Colin Hales wrote:
> I guess I am pretty much over the need for any 'ism whatever. I can
> re-classify my ideas in terms of an 'ism, but that process tells me
> nothing extra and offers no extra empirical clue. I think I can classify
> fairly succinctly the difference between approaches:
> *(A) Colin*
> (a) There is a natural world.
> (b) We can describe how it appears to us using the P-consciousness of
> (c) We can describe how a natural world might be constructed which has
> an observer in it like (a)
> Descriptions (b) are not the natural world (a) but 'about it' (its
> Descriptions (C) are not the natural world (a) but 'about it' (its
> (b) and (c) need only ever be 'doxastic' (beliefs).
> I hold that these two sets of descriptions (b) and (c) need /not/ be
> complete or even perfect/accurate.
> Turing-computing (b) or (c) is not an instance of (a)/will not ever make (a)
> Turing-computing (b) or (c) can tell you something about the operation
> of (a).
> If (b) is a description of the rules of chess (no causality whatever,
> good prediction of future board appearances), (c) is a description of
> the behaviour of chess players (chess causality). There's a rough
> metaphor for you.
> *(B) not-Colin (as seems to be what I see here...)*
> There are descriptions of type (b), one of which is quantum mechanics QM.
> The math of QM suggests a multiple-histories TOE concept.
> If I then project a spurious attribution of idealism into this ....
> then ....if I squint at the math I can see what might operate as a
> 'first person perspective'
> and .... I realise/believe that if I Turing-compute the math, it *is* a
> universe. I can make it be reality.
> Causality is a mystery solved by prayer to the faith of idealism and
> belief in 'comp', driven by the hidden mechanism of the Turing 'tape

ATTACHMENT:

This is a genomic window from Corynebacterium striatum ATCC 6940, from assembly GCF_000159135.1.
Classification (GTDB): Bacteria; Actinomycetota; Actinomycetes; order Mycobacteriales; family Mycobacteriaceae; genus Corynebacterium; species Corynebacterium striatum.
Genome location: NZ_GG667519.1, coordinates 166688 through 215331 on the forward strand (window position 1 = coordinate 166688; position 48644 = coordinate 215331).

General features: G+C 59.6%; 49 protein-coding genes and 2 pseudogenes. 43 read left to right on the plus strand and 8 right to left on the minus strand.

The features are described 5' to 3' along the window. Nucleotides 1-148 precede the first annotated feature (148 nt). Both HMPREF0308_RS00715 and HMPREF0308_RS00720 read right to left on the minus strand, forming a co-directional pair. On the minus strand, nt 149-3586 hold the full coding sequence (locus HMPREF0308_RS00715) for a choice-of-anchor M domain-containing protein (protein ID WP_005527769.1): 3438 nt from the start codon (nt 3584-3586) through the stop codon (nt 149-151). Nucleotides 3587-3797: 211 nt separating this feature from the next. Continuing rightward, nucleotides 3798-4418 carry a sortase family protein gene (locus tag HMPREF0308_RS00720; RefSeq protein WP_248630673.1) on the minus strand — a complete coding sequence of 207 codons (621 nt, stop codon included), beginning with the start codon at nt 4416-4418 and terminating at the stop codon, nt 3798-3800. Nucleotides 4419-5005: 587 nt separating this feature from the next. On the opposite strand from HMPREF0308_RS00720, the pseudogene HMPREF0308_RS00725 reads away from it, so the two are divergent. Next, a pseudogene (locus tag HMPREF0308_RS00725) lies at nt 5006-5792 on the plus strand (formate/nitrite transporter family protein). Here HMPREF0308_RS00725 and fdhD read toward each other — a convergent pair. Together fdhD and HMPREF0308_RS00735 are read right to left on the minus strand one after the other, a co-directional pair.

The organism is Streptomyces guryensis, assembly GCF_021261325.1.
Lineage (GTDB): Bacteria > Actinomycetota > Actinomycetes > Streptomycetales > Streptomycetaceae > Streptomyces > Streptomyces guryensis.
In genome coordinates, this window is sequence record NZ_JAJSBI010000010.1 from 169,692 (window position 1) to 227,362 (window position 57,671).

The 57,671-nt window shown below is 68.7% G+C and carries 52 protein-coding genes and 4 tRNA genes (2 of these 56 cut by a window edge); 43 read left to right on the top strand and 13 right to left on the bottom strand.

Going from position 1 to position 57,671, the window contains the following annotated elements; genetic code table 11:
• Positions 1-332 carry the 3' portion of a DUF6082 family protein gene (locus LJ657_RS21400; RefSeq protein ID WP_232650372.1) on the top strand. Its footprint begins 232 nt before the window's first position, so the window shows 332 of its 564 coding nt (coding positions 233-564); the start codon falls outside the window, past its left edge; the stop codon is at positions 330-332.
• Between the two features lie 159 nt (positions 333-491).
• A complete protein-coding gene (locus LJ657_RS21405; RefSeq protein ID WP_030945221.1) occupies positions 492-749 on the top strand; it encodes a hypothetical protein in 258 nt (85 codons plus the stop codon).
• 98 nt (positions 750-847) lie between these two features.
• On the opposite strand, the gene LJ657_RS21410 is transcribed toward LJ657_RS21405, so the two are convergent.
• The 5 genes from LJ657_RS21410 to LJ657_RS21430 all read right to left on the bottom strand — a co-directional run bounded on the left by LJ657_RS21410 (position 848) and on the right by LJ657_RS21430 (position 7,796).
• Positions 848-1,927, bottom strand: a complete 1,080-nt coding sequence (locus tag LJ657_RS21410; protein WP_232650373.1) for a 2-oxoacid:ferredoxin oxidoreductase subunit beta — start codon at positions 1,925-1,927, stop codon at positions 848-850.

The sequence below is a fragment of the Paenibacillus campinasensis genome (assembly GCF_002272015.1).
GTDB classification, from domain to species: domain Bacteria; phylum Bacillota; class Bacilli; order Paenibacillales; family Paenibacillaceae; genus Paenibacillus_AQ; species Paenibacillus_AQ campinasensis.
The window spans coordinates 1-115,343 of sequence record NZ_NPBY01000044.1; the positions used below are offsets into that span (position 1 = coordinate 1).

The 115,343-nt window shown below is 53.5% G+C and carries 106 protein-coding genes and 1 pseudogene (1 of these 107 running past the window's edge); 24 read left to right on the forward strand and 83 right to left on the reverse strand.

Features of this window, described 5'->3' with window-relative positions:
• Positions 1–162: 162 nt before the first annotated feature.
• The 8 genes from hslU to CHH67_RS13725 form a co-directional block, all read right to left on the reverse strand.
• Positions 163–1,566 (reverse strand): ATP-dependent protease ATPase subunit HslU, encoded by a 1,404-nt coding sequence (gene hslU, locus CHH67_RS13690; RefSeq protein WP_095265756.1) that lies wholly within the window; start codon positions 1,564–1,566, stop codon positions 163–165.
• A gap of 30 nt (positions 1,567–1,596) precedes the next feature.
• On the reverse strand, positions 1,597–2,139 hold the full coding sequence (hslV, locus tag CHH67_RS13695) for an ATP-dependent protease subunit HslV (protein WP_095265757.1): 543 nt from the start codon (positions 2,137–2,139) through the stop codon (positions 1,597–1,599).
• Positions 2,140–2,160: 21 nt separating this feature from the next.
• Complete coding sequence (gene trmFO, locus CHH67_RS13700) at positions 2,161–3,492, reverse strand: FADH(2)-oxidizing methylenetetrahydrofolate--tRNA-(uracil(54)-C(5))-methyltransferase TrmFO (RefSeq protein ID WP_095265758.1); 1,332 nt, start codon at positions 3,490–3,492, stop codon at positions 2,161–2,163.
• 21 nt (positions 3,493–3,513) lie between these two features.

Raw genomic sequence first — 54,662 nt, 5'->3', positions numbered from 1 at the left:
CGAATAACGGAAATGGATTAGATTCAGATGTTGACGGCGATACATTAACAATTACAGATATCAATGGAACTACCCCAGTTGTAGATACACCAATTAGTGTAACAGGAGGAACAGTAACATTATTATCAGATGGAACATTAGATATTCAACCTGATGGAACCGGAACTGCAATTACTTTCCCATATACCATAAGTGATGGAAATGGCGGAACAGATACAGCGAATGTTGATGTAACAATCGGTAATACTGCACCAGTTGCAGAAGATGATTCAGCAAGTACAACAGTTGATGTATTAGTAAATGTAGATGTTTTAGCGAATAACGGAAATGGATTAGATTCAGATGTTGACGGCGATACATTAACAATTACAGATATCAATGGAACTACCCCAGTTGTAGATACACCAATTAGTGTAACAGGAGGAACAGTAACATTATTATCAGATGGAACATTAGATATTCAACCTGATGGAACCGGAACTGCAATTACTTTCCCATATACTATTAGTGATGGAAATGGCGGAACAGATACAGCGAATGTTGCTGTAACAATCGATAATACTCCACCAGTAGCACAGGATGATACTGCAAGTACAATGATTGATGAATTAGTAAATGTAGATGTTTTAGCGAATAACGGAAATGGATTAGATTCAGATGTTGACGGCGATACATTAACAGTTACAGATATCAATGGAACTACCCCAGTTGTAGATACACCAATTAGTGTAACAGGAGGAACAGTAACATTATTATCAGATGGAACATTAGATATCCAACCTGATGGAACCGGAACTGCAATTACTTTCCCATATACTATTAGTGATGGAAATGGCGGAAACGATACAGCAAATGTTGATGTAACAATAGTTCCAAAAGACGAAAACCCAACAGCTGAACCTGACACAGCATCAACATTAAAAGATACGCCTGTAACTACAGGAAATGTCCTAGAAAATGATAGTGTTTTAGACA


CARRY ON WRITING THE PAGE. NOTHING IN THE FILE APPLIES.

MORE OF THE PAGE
> What's happening here AFAICT, is that players in (B) have been so far
> 'down the rabbit hole' for so long they've lost sight of reality and
> think 'isms explain things!
> In (A) you get to actually explain things (appearances and causal
> necessity). /The price is that you can never truly know reality/. You
> get 'asymptotically close to knowing it', though. (A) involves no
> delusion about Turing-computation implementing reality. The amount of
> 'idealism', 'physicalism', 'materialism' and any other 'ism you need to
> operate in the (A) framework is Nil. In (A) the COMP (as I defined it)
> is obviously and simply false and there is no sense in which
> Turing-style-computation need be attributed to be involved in natural
> processes. It's falsehood is expected and natural and consistent with
> all empirical knowledge.
> The spurious attributions in (B) are replaced in (A) by the descriptions
> (c), all of which must correlate perfectly (empirically) with (b)
> through the provision of an observer and a mechanism for observation
> which is evidenced in brain material. The concept of a Turing machine is
> not needed at all. There may be a sense in which a Turing (C-T)
> equivalent of (c) might be constructed. That equivalent is adds zero to
> knowledge systems (b) and (c). Under (A) the C-T thesis is perfectly
> right but simply irrelevant.
> My motivation to kill COMP is purely aimed at bring a halt to the
> delusion of the AGI community that Turing-computing will ever create a
> mind. They are throwing away $millions based on a false belief.
If they can create something that *acts as if* it had a mind the money will be
> expectations need to be scientifically defined for a change. I have no
> particular interest in disturbing any belief systems here except insofar
> as they contribute to the delusion that COMP is true.
> 'nuff said. This is another minor battle in an ongoing campaign. :-)
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